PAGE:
(Image: Private Media)

The following is an extract from Bernard Keane’s new book Lies and Falsehoods: The Morrison Government and the New Culture of Deceit.

Fox News is the most successful outlet in the long history of far-right media in the US, succeeding right-wing radio, which emerged in the 1980s. Previous radical turns by the Republicans had occurred without its support: the “Republican Revolution” of 1994, after all, was two years before Fox News commenced. But there is solid evidence that Fox News drives viewers further to the right.

A 2017 study in the American Economic Review by Gregory J Martin and Ali Yurukoglu examining the impact of Fox News from 2000 to 2008 found a clear link between its viewership and increases in support for Republicans; an earlier University of California, Berkeley study from 2006 by Stefano DellaVigna and Ethan Kaplan showed a significant effect of the introduction of Fox News on the vote share in presidential elections between 1996 and 2000.

Fox News had long relied on similar themes and rhetorical techniques to those that would eventually characterise Donald Trump, and which were also prevalent in the UK Brexit debate. Fox has always been unapologetically anti-intellectual and anti-expert. Right-wing pundit Glenn Beck’s phrase “when will we start listening to our own guts, and to common sense?” is a foundational concept for the network, which celebrates the taste and wisdom of ordinary Americans, and their intellectual capacity as well.

In contrast, other claims to wisdom or knowledge — from experts, academics or other forms of elites — are regarded with scepticism or even as an illegitimate bid for power. At the heart of the Fox News perspective on the world is a commitment to its audience — representing the ‘real America’ — against a malignant elite, no matter what facts or evidence the latter can marshal.

In Australia, News Corp’s Sky News — which, amazingly, was even more extreme than Fox News in its coverage of the 2020 US election — continues to expand its reach through regional broadcasting and online distribution, and has provided extensive support for conspiracy theorists and anti-lockdown activists over the course of the pandemic, often echoing the Trump outpourings about the “hoax” and overstated nature of the pandemic.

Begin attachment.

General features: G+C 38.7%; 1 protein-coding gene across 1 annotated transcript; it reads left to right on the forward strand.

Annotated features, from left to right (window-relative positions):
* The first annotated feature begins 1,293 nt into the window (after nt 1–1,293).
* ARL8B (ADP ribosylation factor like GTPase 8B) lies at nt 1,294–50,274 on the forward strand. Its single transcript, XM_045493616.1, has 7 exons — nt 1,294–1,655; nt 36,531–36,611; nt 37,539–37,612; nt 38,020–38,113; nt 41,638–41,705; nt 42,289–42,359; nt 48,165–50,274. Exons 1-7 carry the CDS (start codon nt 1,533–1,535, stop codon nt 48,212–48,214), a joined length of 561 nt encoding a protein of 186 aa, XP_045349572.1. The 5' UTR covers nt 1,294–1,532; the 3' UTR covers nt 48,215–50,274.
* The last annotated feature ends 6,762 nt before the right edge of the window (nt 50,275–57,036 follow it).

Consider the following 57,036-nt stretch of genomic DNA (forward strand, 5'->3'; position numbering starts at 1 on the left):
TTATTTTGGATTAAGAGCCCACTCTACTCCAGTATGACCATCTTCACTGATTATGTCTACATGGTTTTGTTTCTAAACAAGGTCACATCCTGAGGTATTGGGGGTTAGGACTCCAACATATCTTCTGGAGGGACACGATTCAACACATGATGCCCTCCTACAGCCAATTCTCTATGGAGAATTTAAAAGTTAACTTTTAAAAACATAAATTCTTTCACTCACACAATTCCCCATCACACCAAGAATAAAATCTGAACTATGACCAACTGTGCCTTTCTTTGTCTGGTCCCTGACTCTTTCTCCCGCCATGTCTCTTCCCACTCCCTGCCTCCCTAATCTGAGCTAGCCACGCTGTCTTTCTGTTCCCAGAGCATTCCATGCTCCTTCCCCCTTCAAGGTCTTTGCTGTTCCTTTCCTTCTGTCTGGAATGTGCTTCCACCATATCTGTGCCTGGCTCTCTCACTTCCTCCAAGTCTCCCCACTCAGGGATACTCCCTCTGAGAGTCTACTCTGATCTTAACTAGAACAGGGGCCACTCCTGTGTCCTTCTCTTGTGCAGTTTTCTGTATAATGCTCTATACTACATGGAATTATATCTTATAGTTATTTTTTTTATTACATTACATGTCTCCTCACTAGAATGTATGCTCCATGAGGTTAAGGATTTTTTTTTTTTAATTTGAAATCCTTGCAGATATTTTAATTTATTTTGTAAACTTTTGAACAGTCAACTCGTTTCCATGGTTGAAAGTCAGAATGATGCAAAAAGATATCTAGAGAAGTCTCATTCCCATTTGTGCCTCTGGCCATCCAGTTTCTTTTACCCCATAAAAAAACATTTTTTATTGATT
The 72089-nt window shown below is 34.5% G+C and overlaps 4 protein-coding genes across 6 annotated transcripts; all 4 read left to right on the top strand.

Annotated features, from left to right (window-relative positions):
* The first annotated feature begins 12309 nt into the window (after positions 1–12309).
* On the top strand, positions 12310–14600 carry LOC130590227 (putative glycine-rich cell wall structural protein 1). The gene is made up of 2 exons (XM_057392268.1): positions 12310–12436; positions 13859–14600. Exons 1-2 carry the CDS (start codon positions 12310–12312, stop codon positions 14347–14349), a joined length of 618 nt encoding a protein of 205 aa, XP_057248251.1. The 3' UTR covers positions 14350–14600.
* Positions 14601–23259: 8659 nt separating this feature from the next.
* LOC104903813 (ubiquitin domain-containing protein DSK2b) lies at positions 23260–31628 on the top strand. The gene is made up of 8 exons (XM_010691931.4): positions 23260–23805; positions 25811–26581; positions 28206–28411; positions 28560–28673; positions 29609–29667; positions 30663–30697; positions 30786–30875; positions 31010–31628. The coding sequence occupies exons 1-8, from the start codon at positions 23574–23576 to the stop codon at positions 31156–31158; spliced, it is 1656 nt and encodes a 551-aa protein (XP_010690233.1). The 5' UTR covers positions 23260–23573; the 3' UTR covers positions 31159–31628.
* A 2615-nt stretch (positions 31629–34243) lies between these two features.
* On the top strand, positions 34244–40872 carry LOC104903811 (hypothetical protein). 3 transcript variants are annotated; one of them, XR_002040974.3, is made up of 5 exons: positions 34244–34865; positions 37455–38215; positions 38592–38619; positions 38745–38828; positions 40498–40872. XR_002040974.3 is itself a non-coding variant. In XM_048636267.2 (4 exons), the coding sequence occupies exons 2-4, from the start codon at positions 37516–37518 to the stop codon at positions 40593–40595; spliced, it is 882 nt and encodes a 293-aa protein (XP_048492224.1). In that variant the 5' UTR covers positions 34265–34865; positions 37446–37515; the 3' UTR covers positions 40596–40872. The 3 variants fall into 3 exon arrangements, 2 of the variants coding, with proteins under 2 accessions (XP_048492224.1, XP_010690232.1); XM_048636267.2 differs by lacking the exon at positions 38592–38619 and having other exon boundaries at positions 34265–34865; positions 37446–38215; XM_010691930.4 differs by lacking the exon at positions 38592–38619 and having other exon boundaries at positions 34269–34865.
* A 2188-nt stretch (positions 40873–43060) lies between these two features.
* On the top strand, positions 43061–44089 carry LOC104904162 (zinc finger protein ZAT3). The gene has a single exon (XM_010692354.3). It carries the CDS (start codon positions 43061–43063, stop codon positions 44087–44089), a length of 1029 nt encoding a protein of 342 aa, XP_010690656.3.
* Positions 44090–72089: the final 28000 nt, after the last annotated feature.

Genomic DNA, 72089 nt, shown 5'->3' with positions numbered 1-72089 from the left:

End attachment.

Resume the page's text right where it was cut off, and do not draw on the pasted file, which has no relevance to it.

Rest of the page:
While Scott Morrison hasn’t come anywhere near Trump’s level of lying, the Australian media did not perform well in challenging his falsehoods and lies in the first two years of his prime ministership. This improved in 2021 as more journalists — including some working for the Coalition-aligned News Corp — have expressed scepticism and even criticism during media conferences, especially on gender issues. As the vaccine rollout fell apart, Morrison’s claims faced greater scrutiny and his tendency to respond to policy problems by delivering PR announcements drew more coverage.

There are, to be fair, some impediments to journalists more actively holding Morrison to account. The standard press conference format is not conducive to challenging lies. That’s because it is a contest between journalists competing for questions, journalists rarely following up other journalists’ questions, and politicians picking and choosing what they answer and when they end it.

And to label the prime minister a liar, for many journalists and editors, is to risk their access to the government. Confidential access to senior ministers and staff is a resource that political parties use judiciously to maximise political benefit, sometimes to the benefit of the party, but often to the benefit of the individual providing it. A journalist who is perceived to have stepped out of line can be punished by not having calls returned, by getting the silent treatment, by falling off media distribution lists, by not getting invited to the kind of events where information is exchanged.

That’s part of the reason why too much of the journalism from the Canberra press gallery is characterised by a bland centrism that refuses to criticise one side without carefully calibrating criticism of the other. Call out one side too much, even if it’s justified, and your access will be revoked. It’s also why so few outlets have been willing to talk openly about Scott Morrison’s regular lying.

However, many parliamentary journalists don’t seem to believe that exposing political lies and deceit is a core part of their job. For them, what the PM says is important because of its political tactics, not because of its truth. When Scott Morrison asserts that Labor doesn’t support another round of extensions to surveillance laws, this is of interest to the mainstream media because it shows Morrison cannily “wedging” Labor on national security by portraying it as “soft on terror”. Not because it’s a blatant lie uttered by the leader of the nation. That is a subject seemingly beyond the remit of political journalists.

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